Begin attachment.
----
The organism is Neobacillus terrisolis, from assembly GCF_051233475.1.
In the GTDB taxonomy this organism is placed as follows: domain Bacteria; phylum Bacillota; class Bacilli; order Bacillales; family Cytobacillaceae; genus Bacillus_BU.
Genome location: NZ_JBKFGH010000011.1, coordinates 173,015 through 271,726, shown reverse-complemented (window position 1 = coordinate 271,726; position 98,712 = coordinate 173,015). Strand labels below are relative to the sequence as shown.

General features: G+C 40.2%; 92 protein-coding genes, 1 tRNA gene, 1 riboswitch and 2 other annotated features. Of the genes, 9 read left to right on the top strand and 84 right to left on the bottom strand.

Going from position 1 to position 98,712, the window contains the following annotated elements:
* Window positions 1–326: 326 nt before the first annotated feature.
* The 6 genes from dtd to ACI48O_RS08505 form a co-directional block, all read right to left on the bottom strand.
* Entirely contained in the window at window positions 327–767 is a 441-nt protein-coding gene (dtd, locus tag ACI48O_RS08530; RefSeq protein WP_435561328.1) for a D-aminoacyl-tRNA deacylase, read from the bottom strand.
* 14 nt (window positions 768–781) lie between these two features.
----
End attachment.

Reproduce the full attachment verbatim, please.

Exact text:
The organism is Neobacillus terrisolis, from assembly GCF_051233475.1.
In the GTDB taxonomy this organism is placed as follows: domain Bacteria; phylum Bacillota; class Bacilli; order Bacillales; family Cytobacillaceae; genus Bacillus_BU.
Genome location: NZ_JBKFGH010000011.1, coordinates 173,015 through 271,726, shown reverse-complemented (window position 1 = coordinate 271,726; position 98,712 = coordinate 173,015). Strand labels below are relative to the sequence as shown.

General features: G+C 40.2%; 92 protein-coding genes, 1 tRNA gene, 1 riboswitch and 2 other annotated features. Of the genes, 9 read left to right on the top strand and 84 right to left on the bottom strand.

Going from position 1 to position 98,712, the window contains the following annotated elements:
* Window positions 1–326: 326 nt before the first annotated feature.
* The 6 genes from dtd to ACI48O_RS08505 form a co-directional block, all read right to left on the bottom strand.
* Entirely contained in the window at window positions 327–767 is a 441-nt protein-coding gene (dtd, locus tag ACI48O_RS08530; RefSeq protein WP_435561328.1) for a D-aminoacyl-tRNA deacylase, read from the bottom strand.
* 14 nt (window positions 768–781) lie between these two features.